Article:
If you go into Steven Spielberg’s ‘War Horse’ expecting anything more than a World War I drama from the perspective of a horse, you’ll probably be sorely disappointed. However, if you go into ‘War Horse’ knowing what to expect, then you might not get bored as the film slowly trots along, and you may be able to recognize the over-indulgent beauty of it all.
The two-and-a-half hour film opens with our central character, the horse, being born. We watch as he’s sold off to a stubborn man who brings the unruly steed to his humble and rocky Irish farm. The man’s teenage son quickly takes to the horse, giving him the name of Joey. Because the family is on the brink of losing the farm due to the unfriendly soil, they hope that Joey will plow and remove rocks to make the land fertile again and ensure their security.
Not long after Joey proves to have been a worthy, if expensive, purchase, the first Great War in Europe kicks off. The family sells the horse to a cavalry soldier headed to fight on the frontlines in France. From there, we see how this resilient horse affects the lives of the people he meets along the way. As the war rages in the trenches, Joey’s owners come and go. ‘War Horse’ becomes a symbolic, episodic journey of a soldier horse trying to survive a war and get home.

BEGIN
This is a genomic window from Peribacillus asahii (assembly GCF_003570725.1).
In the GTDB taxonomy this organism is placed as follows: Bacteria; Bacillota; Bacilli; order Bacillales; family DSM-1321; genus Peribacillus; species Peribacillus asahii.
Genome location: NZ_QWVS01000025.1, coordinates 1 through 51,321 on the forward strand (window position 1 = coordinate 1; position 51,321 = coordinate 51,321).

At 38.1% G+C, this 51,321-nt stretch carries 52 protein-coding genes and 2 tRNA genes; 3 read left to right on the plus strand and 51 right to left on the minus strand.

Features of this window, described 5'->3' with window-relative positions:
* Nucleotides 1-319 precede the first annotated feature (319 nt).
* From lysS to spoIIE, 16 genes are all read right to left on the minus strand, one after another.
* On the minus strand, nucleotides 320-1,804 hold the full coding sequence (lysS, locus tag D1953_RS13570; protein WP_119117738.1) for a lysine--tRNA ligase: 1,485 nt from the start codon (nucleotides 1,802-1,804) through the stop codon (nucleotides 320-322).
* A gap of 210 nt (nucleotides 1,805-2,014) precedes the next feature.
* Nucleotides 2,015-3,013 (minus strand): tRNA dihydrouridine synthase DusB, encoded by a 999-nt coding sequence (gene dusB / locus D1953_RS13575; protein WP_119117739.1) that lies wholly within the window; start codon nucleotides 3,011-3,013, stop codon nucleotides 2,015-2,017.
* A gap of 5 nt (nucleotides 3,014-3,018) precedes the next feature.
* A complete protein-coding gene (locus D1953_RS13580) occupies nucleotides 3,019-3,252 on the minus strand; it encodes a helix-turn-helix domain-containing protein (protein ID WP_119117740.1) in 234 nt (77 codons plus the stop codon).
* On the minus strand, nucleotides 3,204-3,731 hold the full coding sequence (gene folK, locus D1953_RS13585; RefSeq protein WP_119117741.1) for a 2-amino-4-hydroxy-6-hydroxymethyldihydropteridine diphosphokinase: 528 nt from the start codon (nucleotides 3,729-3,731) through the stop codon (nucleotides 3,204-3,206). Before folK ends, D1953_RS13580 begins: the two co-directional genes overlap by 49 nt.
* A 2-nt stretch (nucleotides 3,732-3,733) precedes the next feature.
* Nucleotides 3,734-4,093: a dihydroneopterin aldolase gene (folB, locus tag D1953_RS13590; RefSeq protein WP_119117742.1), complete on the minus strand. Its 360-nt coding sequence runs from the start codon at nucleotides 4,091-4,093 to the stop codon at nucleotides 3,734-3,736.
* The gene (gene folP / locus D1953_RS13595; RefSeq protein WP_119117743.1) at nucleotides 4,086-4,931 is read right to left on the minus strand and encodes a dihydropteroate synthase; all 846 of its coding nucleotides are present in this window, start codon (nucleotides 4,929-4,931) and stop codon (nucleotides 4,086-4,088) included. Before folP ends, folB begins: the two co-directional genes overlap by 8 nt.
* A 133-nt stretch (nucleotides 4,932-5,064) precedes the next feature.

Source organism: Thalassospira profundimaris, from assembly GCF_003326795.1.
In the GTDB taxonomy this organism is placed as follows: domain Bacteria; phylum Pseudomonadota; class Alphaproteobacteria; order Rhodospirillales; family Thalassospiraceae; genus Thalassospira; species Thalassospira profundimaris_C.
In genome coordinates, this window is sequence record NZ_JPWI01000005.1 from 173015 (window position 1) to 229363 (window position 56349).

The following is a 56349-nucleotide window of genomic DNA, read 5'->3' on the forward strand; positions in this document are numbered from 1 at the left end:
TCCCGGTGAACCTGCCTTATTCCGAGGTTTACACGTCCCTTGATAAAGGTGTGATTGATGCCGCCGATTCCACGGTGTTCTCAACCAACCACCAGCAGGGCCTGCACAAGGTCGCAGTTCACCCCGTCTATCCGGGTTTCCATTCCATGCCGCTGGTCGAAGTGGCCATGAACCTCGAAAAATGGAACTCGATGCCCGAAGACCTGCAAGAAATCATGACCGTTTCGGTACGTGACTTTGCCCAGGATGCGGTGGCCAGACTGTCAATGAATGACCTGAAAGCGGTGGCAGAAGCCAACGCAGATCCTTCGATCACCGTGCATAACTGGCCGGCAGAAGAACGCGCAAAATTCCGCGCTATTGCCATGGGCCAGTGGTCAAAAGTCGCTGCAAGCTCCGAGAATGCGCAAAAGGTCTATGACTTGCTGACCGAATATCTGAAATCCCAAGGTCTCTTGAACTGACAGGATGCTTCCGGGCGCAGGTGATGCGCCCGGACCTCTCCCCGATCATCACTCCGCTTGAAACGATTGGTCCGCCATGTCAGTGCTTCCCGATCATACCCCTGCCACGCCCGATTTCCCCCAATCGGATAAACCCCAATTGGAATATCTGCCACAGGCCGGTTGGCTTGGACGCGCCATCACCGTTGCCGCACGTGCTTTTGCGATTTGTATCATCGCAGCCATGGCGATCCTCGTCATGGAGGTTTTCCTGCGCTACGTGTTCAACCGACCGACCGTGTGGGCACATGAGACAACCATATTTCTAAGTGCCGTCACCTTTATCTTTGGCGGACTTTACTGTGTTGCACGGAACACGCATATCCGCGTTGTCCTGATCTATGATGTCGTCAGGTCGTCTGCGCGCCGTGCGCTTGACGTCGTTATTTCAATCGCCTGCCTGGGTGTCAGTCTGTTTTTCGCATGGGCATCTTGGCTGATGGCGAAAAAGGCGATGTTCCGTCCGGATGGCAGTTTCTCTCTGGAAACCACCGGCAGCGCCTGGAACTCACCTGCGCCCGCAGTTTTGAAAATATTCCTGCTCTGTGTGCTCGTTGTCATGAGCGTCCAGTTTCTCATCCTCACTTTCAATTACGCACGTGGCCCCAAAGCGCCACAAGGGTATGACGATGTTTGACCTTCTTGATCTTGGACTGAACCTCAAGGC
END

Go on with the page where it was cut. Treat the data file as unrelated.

While the material with the horse isn’t all that great (unless you’re a horse aficionado), the people you’ll meet in the different chapters of the war make the story worthwhile. The cavalryman who first takes Joey to Europe is a noble soldier with integrity. The two boys who own him next try to preserve their innocence during war. The little girl who owns him after that sees Joey as a source of hope that reminds her of the way life is supposed to be lived. The last encounter holds the strongest scene in the entire movie. I’ll let you discover that one on your own.
‘War Horse’ often feels like Spielberg’s way of paying tribute to classic cinema (such as ‘Gone with the Wind‘), much like Martin Scorsese did with ‘Hugo‘ earlier this year. Although not the greatest movie of the year, if you know that you’re going to see a long and slow character-driven drama made to feel like film from the ’30s or ’40s, then you should enjoy this fine work of art.